Tag: media criticism
I was hoping for more accurate representation of youth mental health challenges. What I saw instead was a glossy patchwork of mixed messages.
In its coverage of the impact of COVID on psychiatric hospitals, the media missed opportunities to challenge stereotypes and interrogate problems with current carceral approaches to mental health treatment.
Press coverage of the effect of COVID-19 on mental health sends a confusing message: Becoming anxious about it is normal if you are mentally healthy but a sign of illness if you’re not. Although apparently some "normal" people might experience so much anxiety that they, too, could now be seen as mentally ill.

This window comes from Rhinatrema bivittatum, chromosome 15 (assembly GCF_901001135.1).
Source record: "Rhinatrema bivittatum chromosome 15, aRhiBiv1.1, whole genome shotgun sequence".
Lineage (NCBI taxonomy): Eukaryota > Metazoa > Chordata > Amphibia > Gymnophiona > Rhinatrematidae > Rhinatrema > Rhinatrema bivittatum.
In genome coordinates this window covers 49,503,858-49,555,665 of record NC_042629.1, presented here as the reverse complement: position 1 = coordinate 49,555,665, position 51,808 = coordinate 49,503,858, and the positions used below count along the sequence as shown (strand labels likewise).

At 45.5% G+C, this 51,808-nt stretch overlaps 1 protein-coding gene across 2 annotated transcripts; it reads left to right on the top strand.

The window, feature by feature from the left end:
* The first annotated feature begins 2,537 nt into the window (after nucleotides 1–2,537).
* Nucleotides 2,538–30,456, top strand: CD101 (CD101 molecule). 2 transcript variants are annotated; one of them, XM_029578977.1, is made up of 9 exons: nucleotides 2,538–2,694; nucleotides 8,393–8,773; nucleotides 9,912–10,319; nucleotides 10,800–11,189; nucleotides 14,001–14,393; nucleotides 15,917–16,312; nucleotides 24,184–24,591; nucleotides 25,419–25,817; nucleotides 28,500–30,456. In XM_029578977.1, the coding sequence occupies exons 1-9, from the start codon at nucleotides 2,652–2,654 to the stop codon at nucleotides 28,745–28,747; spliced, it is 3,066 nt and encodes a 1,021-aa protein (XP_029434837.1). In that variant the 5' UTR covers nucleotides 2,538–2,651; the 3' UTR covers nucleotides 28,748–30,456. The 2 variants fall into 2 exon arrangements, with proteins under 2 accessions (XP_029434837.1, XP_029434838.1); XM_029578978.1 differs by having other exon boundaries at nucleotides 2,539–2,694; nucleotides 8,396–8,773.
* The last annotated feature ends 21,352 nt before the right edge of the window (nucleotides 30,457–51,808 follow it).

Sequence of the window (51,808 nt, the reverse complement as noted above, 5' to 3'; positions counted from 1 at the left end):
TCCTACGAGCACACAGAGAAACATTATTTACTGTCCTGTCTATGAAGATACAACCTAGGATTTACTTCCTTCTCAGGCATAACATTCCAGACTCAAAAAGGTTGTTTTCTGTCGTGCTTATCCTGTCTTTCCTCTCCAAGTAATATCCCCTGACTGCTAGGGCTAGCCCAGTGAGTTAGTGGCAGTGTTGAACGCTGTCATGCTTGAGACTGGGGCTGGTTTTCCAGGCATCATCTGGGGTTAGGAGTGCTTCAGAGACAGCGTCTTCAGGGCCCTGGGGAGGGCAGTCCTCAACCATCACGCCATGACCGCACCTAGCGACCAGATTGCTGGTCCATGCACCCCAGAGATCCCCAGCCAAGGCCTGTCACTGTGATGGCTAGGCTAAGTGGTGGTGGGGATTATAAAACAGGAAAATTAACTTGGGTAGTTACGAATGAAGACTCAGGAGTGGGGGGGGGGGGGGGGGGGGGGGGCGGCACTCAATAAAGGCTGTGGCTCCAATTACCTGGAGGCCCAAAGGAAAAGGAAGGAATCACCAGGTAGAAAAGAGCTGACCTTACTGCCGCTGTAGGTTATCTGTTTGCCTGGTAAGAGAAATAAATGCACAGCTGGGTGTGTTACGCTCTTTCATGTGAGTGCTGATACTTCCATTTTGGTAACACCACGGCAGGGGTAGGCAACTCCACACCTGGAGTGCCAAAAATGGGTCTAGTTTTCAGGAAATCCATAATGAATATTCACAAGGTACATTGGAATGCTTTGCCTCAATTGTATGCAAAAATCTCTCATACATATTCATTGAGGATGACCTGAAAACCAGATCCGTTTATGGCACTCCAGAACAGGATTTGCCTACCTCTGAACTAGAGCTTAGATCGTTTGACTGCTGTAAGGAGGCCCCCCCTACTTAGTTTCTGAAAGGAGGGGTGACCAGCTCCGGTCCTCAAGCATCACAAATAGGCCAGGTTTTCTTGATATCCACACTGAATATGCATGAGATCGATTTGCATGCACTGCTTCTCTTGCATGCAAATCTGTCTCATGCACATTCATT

The Boston Globe recently published an atrocious opinion piece, “Massachusetts law meant to protect people with mental illness may make them sicker.” Though framed as an attempt to shed light on a need for better mental health laws, the piece insults those of us of who have been labeled with mental health diagnoses.
Recent press coverage of top star Britney Spears, who remains under a personal and professional guardianship, reflects conventional attitudes about “mental illness” that are both stigmatizing and encourage legislation that promotes forced treatment.
The New Yorker's story on Laura Delano and psychiatric drug withdrawal is a glass-half-full story: It addresses a problem in psychiatry and yet hides the deeper story to be told. A story of how her recovery resulted from seeing herself within a counter-narrative that tells of the harm that psychiatry can do.